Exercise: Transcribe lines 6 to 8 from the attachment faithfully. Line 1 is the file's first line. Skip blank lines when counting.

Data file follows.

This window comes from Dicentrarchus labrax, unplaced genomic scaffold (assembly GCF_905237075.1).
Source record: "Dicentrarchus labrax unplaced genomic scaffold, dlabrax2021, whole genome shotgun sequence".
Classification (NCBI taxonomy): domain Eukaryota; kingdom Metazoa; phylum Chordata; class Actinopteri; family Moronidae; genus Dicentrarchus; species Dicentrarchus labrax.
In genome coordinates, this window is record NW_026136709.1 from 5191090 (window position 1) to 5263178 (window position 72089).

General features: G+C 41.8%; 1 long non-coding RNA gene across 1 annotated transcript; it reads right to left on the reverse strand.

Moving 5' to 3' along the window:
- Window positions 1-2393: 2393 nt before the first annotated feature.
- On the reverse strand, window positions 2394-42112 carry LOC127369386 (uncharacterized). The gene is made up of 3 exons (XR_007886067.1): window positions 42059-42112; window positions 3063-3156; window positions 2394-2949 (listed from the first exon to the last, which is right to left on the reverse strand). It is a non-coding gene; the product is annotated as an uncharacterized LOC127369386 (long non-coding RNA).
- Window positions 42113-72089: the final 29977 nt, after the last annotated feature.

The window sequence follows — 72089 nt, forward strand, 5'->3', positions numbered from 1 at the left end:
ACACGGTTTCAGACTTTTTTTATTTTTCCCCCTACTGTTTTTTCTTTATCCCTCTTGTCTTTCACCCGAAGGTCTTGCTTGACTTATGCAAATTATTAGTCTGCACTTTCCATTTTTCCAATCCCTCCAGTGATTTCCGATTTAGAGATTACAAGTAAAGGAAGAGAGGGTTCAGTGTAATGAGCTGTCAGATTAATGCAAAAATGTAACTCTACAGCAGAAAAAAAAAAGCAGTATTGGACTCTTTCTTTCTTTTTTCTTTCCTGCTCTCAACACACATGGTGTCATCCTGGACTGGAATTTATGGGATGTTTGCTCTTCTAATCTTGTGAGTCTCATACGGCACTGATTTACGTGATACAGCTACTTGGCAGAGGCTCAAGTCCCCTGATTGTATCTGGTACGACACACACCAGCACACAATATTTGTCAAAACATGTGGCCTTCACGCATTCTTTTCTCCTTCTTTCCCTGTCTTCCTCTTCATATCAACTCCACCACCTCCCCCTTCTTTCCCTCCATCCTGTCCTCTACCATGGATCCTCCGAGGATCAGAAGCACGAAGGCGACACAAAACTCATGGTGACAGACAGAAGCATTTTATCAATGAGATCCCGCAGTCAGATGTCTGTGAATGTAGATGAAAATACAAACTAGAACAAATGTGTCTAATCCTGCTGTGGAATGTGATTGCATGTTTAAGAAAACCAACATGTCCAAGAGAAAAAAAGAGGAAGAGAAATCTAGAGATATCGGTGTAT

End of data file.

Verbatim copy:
Moving 5' to 3' along the window:
- Window positions 1-2393: 2393 nt before the first annotated feature.
- On the reverse strand, window positions 2394-42112 carry LOC127369386 (uncharacterized). The gene is made up of 3 exons (XR_007886067.1): window positions 42059-42112; window positions 3063-3156; window positions 2394-2949 (listed from the first exon to the last, which is right to left on the reverse strand). It is a non-coding gene; the product is annotated as an uncharacterized LOC127369386 (long non-coding RNA).